Will Republicans Prevent Extreme Fringes From Gaining Political Ground?
Can Republicans eliminate their most extreme political candidates? Republican party leaders are now looking to try and have more viable and moderate politicians square off against democrats in political elections, fully aware that aspects of the Republican movement like the Tea Party only harm them in the long run.
The debate on how to do this intensified last week when Tea Party Republican candidate Kenneth T. Cuccinelli II, who ran for governor of Virginia, lost due to his extreme views. Democrats continued to point in his vehement opposition to abortion and controversial views on contraception, as well as statements in which he seemed to liken immigration policy to pest control.
Last week, Mitt Romney said that Republicans need to overhaul their nominating process for the upcoming Presidential election in order to attract a wide range of voters and win back control from the Democrats. Montana and Utah have also begun pushing for similar measures.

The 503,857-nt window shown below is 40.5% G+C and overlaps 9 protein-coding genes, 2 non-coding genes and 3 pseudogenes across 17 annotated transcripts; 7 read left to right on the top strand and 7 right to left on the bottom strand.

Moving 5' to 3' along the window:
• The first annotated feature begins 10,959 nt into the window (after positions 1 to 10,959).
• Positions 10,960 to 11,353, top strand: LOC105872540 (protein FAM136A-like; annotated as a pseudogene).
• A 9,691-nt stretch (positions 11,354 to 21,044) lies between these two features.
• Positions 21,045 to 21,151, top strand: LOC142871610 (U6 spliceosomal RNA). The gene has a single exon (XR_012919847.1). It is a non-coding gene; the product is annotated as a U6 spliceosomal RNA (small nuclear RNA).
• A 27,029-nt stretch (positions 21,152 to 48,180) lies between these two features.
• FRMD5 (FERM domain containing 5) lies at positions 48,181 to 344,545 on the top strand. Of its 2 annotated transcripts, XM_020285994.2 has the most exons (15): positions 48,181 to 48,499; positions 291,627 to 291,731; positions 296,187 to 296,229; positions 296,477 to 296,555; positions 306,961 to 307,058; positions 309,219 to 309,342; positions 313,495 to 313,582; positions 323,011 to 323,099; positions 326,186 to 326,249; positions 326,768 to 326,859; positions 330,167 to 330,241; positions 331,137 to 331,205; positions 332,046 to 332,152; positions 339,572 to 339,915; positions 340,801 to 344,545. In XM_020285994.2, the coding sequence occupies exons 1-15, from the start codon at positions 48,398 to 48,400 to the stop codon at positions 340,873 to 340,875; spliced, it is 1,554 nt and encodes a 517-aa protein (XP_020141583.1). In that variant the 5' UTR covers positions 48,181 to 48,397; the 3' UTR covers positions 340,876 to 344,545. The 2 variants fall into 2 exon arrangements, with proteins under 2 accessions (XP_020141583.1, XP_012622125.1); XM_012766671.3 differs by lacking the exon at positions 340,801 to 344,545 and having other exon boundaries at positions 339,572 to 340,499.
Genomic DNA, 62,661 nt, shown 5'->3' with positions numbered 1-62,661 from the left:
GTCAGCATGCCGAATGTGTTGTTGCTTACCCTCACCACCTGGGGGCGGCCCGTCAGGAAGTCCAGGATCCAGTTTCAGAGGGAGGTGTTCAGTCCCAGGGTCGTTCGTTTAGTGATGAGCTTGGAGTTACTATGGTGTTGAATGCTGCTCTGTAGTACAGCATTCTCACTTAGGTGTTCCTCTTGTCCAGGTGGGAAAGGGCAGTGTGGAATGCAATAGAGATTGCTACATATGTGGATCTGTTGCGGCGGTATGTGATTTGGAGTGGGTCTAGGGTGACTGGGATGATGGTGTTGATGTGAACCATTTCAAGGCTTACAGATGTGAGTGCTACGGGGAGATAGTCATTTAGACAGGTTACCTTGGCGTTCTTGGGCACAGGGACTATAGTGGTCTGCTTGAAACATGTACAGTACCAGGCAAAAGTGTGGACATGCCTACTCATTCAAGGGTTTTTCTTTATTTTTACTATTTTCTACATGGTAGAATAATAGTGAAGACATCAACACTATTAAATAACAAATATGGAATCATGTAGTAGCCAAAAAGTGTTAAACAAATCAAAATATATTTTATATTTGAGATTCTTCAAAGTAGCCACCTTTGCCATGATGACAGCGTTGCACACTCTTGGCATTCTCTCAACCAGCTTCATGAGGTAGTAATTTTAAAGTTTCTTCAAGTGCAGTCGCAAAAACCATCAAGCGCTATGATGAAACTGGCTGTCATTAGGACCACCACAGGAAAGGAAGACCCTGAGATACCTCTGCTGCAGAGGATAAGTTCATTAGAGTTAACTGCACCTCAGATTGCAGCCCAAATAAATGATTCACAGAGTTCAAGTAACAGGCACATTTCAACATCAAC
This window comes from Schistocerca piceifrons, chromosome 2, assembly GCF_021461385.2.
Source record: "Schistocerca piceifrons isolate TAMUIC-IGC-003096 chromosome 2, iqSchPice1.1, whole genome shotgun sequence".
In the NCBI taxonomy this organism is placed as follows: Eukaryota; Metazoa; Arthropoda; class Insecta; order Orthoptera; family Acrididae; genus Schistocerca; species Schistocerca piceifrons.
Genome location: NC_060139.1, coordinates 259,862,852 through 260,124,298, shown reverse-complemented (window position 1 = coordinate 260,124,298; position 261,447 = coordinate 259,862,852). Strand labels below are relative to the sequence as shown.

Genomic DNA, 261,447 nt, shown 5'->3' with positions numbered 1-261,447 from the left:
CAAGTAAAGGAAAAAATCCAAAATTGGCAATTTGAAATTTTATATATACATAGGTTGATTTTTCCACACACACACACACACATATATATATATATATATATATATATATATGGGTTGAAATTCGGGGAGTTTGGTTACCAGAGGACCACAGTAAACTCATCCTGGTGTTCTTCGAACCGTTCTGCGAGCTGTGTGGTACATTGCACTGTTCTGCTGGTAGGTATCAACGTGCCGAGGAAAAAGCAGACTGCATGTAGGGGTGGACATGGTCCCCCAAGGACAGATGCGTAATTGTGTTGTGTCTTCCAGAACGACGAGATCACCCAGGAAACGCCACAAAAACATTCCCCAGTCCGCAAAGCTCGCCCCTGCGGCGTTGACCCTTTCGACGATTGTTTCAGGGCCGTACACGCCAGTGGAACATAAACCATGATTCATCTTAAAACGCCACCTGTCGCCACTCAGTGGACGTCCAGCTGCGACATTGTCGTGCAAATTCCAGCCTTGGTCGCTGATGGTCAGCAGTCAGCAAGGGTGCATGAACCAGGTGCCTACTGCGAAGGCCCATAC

However, many Republicans argue that the views of groups like the Tea Party are becoming progressively legitimized. Democrat Terry McAuliffe only beat Cuccinelli by 55,000 votes and could have potentially won had there not been a Libertarian also competing in the race. Texas Se. Ted Cruz and Kentucky Sen. Rand Paul are also tea party extremists.